Hi Robin, if you have enough tips in your phylogeny, looking first at the transition matrix obtained from the ARD model can help you to know whether or not transition rate are symmetric or not. You can get an AIC and even an AICc from several evolutionary models and to compare them for selecting one or the other model (see the package geiger, function fitDiscrete). This package can also tell you whether you should prefer something ordered or unordered (model "meristic"). Finally for the fourth structure, just play as before, try to see what is independent or not to see whether you have to atomize or not (atomizing may sometimes increases the number of things you want to estimate and also overparametrize your stuff, especially if you have for assumptions that your characters are ordered).

julien

Le 25/08/2017 11:04, Robin van Velzen a écrit :
Hi Julien,

Many thanks for your suggestion! It is a nice compromise between using all three characters separately or combined in a single multistate character.
But I do see some caveats:

First, given the nature of your suggested multistate character, I would
assume it should be ordered, where 0>B>BC. Is that possible?

Second, if I understand correctly the ARD model would significantly
increase the number of rate parameters so I am not sure if that would be a
good idea (given that I have few observations which quickly results
in overparameterization). I think a SYM model would be good enough for my
purposes.

Third, as I mentioned before, I have more dependent characters. I ignored those in my original query to keep things simple but here we go: There is a substructure within the developmental tissue that can also comprise cells originating from the different layers (A, B, AB, or BC). But obviously if a layer does not contribute to the main structure it can also not contribute
to the substructure.
You can see that this additional level of dependency complicates things a lot and I am not sure if there would be a way to atomize this similarly to
your solution for the original three states.

Therefore, I still think the best solution would be if I can keep the
characters separate and specify which character state combinations are
possible and which are not. Unless this is impossible? Or, alternatively, perhaps I can achieve the same thing by combining characters while setting
some rates to be zero?

Thanks again & with best wishes,

Robin

PS the solution does not necessarily have to be in R. I just figured this
would be the best place to ask for advice.


Date: Wed, 23 Aug 2017 16:52:16 +0200
From: Julien CLAUDE <julien.cla...@univ-montp2.fr>
To: r-sig-phylo@r-project.org
Subject: Re: [R-sig-phylo] Mapping complex characters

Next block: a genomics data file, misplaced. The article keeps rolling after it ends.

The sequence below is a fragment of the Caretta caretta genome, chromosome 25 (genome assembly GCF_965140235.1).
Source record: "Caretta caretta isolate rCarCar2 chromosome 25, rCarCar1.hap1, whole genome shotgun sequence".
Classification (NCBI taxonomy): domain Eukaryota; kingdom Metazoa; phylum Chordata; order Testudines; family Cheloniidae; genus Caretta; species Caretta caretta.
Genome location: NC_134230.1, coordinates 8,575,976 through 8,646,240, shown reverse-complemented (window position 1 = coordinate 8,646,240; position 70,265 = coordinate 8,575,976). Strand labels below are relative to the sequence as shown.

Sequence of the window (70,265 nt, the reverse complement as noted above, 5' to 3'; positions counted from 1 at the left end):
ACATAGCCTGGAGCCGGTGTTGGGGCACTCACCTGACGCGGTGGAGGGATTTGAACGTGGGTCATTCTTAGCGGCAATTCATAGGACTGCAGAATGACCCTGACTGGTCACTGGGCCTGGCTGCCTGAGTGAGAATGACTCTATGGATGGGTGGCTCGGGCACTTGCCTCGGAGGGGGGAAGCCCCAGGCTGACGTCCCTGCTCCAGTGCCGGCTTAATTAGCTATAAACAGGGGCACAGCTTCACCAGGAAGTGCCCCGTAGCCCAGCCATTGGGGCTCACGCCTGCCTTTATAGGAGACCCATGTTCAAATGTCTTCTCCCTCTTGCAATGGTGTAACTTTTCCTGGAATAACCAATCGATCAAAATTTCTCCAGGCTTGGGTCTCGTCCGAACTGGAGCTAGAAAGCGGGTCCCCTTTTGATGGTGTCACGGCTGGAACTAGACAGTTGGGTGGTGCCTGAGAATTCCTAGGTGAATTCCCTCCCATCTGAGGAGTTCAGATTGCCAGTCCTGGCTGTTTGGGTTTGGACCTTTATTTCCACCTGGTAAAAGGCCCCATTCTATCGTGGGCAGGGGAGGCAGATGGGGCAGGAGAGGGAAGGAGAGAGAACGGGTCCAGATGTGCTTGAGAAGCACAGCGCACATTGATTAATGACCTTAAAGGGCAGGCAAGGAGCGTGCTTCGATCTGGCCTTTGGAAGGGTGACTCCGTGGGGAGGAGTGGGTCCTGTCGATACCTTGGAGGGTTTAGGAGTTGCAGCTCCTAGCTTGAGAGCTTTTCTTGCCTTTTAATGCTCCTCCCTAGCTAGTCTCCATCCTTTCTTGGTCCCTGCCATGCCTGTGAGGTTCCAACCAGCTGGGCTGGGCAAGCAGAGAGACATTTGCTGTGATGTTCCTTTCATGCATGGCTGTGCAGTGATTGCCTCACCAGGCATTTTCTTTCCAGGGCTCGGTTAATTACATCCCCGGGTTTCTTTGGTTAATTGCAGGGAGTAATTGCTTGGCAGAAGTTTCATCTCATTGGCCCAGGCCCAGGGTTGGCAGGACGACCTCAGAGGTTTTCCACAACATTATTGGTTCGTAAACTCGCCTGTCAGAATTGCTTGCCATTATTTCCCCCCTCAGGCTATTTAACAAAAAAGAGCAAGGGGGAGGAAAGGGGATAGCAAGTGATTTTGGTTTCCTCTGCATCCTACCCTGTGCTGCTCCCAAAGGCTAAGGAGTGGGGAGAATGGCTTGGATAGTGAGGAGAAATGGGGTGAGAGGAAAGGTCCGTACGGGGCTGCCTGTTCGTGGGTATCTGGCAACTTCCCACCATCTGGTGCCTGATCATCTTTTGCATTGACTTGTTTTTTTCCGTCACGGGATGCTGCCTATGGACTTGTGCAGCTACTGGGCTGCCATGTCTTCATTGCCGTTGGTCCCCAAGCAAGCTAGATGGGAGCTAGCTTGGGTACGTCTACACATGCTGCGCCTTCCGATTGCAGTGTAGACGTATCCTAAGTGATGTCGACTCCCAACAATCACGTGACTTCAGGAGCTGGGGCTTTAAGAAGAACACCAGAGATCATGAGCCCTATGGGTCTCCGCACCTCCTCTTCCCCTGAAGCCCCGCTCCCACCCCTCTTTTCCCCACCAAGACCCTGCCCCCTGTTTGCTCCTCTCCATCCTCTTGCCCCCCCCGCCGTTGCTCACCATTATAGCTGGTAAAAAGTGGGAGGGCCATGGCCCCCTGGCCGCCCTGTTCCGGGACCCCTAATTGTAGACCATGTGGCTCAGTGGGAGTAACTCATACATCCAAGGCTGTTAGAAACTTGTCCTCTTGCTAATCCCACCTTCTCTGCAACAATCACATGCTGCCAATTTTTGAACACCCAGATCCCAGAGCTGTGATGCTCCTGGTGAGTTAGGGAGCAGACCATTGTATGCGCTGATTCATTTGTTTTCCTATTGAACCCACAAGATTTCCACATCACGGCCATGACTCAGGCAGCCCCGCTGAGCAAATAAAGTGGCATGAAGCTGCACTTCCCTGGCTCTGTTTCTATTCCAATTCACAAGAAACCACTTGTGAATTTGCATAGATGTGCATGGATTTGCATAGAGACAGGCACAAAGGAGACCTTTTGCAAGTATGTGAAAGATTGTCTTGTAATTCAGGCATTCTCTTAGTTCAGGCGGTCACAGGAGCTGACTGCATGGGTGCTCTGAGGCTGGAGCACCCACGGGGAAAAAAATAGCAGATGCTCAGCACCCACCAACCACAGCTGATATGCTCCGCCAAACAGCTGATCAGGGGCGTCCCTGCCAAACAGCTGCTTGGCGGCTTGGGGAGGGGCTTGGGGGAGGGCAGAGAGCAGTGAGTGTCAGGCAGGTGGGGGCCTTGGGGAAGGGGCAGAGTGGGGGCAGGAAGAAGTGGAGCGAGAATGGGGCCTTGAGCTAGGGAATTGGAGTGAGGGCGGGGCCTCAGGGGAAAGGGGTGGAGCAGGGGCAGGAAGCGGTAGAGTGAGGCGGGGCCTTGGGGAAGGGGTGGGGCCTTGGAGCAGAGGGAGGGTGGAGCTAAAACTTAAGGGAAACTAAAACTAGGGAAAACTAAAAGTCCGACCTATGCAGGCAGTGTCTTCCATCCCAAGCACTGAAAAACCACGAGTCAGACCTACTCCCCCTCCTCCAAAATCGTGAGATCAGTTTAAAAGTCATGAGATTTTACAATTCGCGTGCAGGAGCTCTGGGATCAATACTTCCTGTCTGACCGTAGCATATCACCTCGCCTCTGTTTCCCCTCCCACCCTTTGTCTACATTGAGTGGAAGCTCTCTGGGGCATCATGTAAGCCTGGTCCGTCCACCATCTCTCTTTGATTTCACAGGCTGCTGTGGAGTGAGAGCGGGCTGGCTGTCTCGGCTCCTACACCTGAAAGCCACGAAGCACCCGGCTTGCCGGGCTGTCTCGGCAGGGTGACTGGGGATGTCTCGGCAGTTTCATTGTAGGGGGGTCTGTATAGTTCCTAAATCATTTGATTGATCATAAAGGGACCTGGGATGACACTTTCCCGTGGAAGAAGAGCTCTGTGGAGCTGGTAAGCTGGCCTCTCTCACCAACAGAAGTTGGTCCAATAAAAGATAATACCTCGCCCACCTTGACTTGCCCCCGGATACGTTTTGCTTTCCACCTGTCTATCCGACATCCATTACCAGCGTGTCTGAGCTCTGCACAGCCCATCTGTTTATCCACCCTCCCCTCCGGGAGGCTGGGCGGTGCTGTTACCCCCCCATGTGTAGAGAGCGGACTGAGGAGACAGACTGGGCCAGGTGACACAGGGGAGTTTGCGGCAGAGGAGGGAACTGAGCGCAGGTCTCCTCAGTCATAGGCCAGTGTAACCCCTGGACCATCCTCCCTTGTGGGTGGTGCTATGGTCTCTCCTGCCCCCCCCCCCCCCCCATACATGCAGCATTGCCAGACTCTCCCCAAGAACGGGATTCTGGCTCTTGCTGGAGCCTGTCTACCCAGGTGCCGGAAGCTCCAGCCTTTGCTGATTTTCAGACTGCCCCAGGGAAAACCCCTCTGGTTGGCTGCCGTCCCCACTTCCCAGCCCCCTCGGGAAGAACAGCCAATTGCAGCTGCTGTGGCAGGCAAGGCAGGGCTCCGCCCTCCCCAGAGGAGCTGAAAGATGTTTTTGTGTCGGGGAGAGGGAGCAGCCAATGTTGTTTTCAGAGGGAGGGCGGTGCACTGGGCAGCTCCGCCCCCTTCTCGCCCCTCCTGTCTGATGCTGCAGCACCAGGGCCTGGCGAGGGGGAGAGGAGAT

Message-ID: <58d4d9b746f44b308189fac26f72a...@univ-montp2.fr>
Content-Type: text/plain; charset=UTF-8; format=flowed

Hi Robin, if I understand  C depends on B.

to atomize your developmental set and possibly avoid
overparametrisation, look at A and the combination of BC independently
(with 0, B and BC as states), then use the model ARD in ape, it will
return actual the rates for these two characters.

julien

Le 23/08/2017 14:16, Robin van Velzen a ?crit?:
> Dear all,
>
> I want to reconstruct ancestral states of morphological characters on a
> phylogenetic tree. However, these are 'complex' and I am not sure how
> best
> to appropriately code these characters and do the mapping.
>
> Specifically, I have developmental data where three adjacent cell
> layers
> (A,B,C) can contribute to a particular developing tissue, either singly
> or
> in combination. However, layer C can in principle not contribute
> singly,
> and combinations can only comprise adjacent layers (so AB, BC, and ABC
> are
> possible but AC is not).
>
> A solution would be to code everything as a single character with a
> total
> of 5 states (A,B,AB,BC,ABC). But this would require a matrix that would
> appropriately set the rates of change between all these states. Given
> that
> I do not have many observations I fear that this would result in
> overparameterization (also I have many more than three dependent
> characters
> that I ignored for the sake of clarity). Moreover, reconstruction as a
> single character would not give much insight in the underlying
> processes at
> the level of cell layers.
>
> Ideally, therefore, I would code the three layers separately so that
> all
> three ancestral states can be reconstructed. But that would require
> specifying character combinations that are not allowed. But I am not
> sure
> if that is possible and if there are packages that would be able to do
> such
> reconstructions?
>
> Any advice would be greatly appreciated!
>
> Robin van Velzen
>
>       [[alternative HTML version deleted]]
>
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